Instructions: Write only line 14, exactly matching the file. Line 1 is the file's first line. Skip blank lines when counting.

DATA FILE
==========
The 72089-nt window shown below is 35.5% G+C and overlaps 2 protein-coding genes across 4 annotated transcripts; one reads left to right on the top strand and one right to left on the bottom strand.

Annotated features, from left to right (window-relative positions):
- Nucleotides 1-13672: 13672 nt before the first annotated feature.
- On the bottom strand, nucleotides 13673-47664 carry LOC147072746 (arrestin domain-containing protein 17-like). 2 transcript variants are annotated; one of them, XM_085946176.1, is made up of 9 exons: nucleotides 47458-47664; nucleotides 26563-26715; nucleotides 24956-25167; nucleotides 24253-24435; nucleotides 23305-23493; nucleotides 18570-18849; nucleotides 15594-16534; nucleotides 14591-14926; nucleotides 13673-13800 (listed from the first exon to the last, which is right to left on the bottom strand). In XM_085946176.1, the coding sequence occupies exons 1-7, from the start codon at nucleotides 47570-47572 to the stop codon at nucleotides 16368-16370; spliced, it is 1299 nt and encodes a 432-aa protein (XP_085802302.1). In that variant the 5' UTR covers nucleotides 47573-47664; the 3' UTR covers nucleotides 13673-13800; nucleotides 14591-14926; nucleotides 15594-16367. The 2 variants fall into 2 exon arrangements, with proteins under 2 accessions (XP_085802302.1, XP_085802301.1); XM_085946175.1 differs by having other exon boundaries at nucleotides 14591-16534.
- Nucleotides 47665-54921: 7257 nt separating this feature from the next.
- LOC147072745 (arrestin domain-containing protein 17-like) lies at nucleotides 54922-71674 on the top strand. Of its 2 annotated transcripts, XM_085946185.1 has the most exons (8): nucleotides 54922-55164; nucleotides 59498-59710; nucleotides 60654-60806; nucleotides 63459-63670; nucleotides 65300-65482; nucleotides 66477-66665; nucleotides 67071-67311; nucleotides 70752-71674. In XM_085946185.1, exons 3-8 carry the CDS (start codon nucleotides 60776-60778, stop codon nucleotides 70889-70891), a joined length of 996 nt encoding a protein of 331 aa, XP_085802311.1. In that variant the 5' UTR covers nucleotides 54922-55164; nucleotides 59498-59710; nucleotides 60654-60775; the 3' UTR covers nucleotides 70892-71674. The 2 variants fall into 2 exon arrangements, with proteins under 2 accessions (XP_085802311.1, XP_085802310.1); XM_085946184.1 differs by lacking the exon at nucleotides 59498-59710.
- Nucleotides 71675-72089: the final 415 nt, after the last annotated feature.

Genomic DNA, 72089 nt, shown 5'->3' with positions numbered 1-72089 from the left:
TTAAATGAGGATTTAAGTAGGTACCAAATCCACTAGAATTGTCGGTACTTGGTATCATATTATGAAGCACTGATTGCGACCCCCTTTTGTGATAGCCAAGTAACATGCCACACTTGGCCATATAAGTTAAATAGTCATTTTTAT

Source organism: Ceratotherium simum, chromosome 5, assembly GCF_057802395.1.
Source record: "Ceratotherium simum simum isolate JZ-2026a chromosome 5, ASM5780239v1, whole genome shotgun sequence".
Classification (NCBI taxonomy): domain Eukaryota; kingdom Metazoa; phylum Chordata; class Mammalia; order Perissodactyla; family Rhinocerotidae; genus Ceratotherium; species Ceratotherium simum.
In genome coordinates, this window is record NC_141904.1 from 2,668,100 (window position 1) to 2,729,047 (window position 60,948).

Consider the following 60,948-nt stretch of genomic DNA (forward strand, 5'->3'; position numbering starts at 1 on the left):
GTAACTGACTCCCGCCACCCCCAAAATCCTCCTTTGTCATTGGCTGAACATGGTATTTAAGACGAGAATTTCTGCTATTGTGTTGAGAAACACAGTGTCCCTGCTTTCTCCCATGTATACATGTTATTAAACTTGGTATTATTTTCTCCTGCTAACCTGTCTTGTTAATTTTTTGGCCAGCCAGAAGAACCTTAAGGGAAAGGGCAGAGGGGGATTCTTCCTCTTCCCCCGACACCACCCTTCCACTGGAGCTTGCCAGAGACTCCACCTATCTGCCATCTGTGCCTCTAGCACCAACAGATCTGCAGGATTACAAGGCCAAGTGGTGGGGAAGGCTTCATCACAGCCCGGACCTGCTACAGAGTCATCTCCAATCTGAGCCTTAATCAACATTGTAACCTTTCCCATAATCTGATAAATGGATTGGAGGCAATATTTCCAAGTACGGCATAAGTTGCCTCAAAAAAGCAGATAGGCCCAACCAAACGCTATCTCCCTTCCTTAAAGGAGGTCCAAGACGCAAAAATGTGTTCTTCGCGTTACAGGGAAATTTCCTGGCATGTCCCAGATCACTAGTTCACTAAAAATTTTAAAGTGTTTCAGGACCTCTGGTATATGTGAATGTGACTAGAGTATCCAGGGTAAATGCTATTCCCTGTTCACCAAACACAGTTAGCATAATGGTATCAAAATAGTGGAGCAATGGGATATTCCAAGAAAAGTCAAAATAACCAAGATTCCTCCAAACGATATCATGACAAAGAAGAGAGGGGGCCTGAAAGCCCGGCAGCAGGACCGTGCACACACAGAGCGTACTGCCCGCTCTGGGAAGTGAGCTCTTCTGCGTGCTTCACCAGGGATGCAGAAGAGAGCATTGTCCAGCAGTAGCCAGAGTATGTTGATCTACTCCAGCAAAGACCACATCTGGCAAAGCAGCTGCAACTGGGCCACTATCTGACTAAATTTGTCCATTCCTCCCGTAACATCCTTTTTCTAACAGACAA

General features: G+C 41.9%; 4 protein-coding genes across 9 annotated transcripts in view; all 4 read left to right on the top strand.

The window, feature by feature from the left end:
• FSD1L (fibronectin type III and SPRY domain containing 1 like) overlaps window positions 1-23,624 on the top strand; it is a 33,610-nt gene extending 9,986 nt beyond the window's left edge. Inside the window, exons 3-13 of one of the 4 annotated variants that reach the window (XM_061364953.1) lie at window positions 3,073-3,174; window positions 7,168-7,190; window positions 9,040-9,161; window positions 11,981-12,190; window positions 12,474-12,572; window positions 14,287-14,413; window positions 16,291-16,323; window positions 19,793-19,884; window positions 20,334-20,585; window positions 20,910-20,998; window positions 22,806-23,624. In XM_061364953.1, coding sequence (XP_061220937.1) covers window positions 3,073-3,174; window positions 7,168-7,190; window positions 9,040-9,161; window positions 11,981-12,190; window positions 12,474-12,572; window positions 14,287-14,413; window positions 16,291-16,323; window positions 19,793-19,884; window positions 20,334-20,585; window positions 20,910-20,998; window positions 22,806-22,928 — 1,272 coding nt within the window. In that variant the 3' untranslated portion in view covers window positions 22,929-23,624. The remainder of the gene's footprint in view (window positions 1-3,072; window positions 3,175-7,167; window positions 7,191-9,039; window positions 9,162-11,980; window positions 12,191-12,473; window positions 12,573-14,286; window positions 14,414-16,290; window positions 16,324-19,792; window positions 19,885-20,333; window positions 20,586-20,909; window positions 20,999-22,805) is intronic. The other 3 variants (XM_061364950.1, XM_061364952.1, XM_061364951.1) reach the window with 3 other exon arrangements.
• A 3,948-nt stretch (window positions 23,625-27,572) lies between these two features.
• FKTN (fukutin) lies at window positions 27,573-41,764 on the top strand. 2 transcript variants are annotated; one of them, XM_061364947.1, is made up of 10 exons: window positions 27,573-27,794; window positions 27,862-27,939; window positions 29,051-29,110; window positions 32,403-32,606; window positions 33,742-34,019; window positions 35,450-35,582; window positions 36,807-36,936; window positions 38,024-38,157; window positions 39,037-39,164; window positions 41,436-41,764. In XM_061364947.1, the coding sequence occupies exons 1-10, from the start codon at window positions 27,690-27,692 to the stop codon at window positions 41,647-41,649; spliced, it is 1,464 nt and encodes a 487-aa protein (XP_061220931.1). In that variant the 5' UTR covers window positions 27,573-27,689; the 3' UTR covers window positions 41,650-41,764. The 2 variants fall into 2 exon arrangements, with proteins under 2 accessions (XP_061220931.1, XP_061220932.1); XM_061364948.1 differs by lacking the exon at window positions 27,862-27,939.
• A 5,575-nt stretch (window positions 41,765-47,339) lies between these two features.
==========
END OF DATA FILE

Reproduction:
Consider the following 60,948-nt stretch of genomic DNA (forward strand, 5'->3'; position numbering starts at 1 on the left):